Instructors: Giorgio Ricchiuti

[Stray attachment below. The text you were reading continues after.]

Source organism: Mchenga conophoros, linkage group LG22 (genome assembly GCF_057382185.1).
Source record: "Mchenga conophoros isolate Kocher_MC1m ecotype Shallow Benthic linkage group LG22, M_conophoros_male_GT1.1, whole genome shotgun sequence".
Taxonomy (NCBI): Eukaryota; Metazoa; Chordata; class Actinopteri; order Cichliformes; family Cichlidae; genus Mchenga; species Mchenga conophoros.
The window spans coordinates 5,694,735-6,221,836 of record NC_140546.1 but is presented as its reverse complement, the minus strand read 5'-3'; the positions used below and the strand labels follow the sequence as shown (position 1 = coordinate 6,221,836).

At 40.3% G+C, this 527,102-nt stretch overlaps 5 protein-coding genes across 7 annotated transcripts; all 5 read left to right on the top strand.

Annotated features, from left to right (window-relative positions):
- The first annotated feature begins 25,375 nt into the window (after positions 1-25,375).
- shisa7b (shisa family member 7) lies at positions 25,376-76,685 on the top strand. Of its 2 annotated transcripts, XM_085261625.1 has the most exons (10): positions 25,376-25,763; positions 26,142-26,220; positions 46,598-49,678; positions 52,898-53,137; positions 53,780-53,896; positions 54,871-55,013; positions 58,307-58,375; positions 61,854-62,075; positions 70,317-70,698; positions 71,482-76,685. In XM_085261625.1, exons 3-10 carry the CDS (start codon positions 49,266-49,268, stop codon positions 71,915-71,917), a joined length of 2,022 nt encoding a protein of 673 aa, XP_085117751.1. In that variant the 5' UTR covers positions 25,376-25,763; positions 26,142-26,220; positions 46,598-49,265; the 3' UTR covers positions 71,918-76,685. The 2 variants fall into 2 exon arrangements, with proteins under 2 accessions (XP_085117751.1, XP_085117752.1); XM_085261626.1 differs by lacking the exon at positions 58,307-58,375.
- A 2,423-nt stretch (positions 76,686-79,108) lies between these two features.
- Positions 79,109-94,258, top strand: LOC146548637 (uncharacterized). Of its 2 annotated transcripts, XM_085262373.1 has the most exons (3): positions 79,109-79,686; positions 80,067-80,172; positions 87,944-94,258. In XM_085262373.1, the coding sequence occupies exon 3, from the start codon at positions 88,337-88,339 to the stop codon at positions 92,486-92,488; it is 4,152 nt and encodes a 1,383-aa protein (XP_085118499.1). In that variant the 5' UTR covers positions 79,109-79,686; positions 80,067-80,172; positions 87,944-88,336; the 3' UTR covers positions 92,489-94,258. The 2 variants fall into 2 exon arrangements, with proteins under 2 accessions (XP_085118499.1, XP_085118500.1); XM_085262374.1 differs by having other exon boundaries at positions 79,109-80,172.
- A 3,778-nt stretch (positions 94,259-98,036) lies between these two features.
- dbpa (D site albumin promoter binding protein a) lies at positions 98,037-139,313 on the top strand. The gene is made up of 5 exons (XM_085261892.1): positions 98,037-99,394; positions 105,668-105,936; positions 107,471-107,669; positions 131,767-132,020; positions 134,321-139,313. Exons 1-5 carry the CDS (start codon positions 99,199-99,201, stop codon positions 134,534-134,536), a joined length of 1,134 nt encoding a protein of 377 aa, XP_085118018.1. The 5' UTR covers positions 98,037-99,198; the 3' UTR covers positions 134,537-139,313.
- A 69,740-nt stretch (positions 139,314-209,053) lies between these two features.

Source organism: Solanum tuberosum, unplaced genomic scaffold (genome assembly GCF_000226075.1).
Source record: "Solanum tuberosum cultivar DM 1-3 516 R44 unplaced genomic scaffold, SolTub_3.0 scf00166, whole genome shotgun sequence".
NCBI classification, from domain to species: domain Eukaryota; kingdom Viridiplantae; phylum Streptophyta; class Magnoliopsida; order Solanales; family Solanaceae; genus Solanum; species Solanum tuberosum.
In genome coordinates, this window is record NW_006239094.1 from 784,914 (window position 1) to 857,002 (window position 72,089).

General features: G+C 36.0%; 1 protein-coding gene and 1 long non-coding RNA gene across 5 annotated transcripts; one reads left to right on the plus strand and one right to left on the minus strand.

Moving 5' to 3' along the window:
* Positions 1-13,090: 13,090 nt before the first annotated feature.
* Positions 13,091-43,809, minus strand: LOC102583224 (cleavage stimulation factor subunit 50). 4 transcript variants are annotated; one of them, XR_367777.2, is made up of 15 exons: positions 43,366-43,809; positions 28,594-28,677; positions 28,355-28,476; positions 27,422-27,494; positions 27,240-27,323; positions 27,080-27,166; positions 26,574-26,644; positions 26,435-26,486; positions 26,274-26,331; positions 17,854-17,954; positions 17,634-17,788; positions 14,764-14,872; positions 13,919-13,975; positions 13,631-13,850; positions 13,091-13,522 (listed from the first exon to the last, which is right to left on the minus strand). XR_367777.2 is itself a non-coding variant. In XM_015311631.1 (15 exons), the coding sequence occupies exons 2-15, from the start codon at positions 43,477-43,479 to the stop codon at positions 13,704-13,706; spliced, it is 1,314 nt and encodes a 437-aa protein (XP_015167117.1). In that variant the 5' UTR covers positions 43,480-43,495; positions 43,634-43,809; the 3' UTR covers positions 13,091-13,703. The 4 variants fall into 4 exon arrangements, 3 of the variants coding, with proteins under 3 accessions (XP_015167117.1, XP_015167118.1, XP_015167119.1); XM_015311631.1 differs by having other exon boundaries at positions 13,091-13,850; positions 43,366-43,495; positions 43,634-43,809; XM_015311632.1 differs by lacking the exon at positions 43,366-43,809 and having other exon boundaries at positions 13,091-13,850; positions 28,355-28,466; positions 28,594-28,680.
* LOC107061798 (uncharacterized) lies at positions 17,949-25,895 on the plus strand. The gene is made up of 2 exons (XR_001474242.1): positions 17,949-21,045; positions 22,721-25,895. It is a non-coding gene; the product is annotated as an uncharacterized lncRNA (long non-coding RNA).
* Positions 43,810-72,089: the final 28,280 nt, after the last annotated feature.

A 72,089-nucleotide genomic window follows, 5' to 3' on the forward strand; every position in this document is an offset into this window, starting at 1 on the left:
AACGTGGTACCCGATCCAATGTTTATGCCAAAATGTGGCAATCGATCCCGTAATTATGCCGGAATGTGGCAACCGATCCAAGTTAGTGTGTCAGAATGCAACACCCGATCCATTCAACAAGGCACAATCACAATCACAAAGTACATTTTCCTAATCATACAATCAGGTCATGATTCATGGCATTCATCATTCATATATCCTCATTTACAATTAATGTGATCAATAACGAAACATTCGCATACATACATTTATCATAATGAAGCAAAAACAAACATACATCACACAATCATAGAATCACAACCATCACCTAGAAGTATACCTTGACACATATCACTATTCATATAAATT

For the most theoretical models, the research of an elegant analytical solution has led to the acceptance of stringent and ad hoc hypotheses, leading to results often not supported by empirical evidence. Of course, analytical solutions are clear necessary to reach clear policy suggestions. Therefore, relaxing these hypotheses could achieve complex results in line with realty but at the cost of having less clear cut economic insights. Computational economics allows the construction of a bridge between a theory now in plaster and a growing literature that sees in the simulations the solution of everything but whose results are often driven by a black box. This course aims at analyzing what could be the role of computation to improve our understanding of economic phenomena, providing an introduction to scientific programming and computational methods in economics, combining a "hands on" approach with a theoretic oriented perspective.